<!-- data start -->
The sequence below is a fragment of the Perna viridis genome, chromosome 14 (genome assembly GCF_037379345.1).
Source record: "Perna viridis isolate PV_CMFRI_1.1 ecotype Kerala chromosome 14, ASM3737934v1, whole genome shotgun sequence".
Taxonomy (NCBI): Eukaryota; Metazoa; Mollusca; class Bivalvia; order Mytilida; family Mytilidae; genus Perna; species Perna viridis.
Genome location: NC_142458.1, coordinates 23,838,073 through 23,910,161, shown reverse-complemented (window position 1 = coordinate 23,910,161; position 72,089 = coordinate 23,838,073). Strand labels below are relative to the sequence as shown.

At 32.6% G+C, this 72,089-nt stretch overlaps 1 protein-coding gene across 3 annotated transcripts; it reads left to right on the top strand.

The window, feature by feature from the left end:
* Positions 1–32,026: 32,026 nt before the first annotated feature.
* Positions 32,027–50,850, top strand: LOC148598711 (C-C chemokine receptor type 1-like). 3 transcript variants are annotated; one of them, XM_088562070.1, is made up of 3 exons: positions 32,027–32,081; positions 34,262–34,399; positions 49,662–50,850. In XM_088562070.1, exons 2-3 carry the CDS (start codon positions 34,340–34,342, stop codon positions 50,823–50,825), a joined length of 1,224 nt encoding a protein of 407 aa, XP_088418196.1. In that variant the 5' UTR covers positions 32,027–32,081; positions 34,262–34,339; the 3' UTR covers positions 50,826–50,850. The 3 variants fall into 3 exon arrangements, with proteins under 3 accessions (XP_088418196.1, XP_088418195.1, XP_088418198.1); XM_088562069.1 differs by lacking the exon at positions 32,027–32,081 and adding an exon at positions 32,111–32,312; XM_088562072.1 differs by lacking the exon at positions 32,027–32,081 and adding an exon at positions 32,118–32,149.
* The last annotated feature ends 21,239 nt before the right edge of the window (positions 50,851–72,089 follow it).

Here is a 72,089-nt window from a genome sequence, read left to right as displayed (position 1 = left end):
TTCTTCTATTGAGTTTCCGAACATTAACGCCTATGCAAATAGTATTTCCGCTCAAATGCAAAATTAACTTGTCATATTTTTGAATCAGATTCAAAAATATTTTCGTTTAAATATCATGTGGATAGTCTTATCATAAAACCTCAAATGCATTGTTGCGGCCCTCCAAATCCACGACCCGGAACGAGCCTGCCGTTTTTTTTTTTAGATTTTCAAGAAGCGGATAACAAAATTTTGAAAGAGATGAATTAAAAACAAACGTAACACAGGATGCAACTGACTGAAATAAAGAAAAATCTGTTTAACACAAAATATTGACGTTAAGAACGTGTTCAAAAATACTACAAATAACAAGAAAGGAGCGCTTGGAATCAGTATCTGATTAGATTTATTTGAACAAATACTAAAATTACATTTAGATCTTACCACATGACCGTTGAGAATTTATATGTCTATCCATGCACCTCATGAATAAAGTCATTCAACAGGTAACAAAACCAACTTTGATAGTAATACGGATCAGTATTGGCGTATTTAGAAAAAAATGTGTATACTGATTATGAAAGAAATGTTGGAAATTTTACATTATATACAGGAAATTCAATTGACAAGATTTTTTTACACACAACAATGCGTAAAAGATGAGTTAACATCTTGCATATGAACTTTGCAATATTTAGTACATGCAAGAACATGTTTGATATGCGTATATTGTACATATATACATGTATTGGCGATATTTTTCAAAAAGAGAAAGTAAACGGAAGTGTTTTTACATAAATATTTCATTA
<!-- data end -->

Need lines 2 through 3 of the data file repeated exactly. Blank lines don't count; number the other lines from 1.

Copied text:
Source record: "Perna viridis isolate PV_CMFRI_1.1 ecotype Kerala chromosome 14, ASM3737934v1, whole genome shotgun sequence".
Taxonomy (NCBI): Eukaryota; Metazoa; Mollusca; class Bivalvia; order Mytilida; family Mytilidae; genus Perna; species Perna viridis.